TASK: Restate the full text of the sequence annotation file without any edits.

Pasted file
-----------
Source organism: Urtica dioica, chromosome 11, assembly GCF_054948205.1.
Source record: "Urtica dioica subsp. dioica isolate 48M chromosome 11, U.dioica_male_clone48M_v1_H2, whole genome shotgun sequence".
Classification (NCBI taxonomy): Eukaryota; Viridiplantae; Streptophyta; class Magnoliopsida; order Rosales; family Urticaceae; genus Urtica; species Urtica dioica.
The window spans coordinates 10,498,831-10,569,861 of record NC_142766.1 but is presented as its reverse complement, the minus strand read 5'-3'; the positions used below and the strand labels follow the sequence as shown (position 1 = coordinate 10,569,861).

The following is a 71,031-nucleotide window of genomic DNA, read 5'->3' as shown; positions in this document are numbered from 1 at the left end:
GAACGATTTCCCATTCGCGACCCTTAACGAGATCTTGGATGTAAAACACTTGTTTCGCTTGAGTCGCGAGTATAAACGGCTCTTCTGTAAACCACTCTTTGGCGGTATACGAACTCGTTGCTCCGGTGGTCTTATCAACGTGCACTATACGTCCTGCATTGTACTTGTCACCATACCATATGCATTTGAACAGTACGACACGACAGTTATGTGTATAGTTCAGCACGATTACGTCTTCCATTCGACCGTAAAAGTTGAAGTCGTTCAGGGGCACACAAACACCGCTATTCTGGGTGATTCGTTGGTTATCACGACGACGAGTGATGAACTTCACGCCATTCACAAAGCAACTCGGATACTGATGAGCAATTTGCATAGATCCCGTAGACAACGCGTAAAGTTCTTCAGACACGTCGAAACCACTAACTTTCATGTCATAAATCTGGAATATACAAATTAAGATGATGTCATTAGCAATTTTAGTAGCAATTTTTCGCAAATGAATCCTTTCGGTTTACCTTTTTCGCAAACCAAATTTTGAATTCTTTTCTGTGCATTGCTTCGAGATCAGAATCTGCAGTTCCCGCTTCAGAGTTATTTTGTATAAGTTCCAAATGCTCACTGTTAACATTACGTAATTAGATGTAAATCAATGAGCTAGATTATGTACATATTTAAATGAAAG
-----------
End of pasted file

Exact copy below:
Source organism: Urtica dioica, chromosome 11, assembly GCF_054948205.1.
Source record: "Urtica dioica subsp. dioica isolate 48M chromosome 11, U.dioica_male_clone48M_v1_H2, whole genome shotgun sequence".
Classification (NCBI taxonomy): Eukaryota; Viridiplantae; Streptophyta; class Magnoliopsida; order Rosales; family Urticaceae; genus Urtica; species Urtica dioica.
The window spans coordinates 10,498,831-10,569,861 of record NC_142766.1 but is presented as its reverse complement, the minus strand read 5'-3'; the positions used below and the strand labels follow the sequence as shown (position 1 = coordinate 10,569,861).

The following is a 71,031-nucleotide window of genomic DNA, read 5'->3' as shown; positions in this document are numbered from 1 at the left end:
GAACGATTTCCCATTCGCGACCCTTAACGAGATCTTGGATGTAAAACACTTGTTTCGCTTGAGTCGCGAGTATAAACGGCTCTTCTGTAAACCACTCTTTGGCGGTATACGAACTCGTTGCTCCGGTGGTCTTATCAACGTGCACTATACGTCCTGCATTGTACTTGTCACCATACCATATGCATTTGAACAGTACGACACGACAGTTATGTGTATAGTTCAGCACGATTACGTCTTCCATTCGACCGTAAAAGTTGAAGTCGTTCAGGGGCACACAAACACCGCTATTCTGGGTGATTCGTTGGTTATCACGACGACGAGTGATGAACTTCACGCCATTCACAAAGCAACTCGGATACTGATGAGCAATTTGCATAGATCCCGTAGACAACGCGTAAAGTTCTTCAGACACGTCGAAACCACTAACTTTCATGTCATAAATCTGGAATATACAAATTAAGATGATGTCATTAGCAATTTTAGTAGCAATTTTTCGCAAATGAATCCTTTCGGTTTACCTTTTTCGCAAACCAAATTTTGAATTCTTTTCTGTGCATTGCTTCGAGATCAGAATCTGCAGTTCCCGCTTCAGAGTTATTTTGTATAAGTTCCAAATGCTCACTGTTAACATTACGTAATTAGATGTAAATCAATGAGCTAGATTATGTACATATTTAAATGAAAG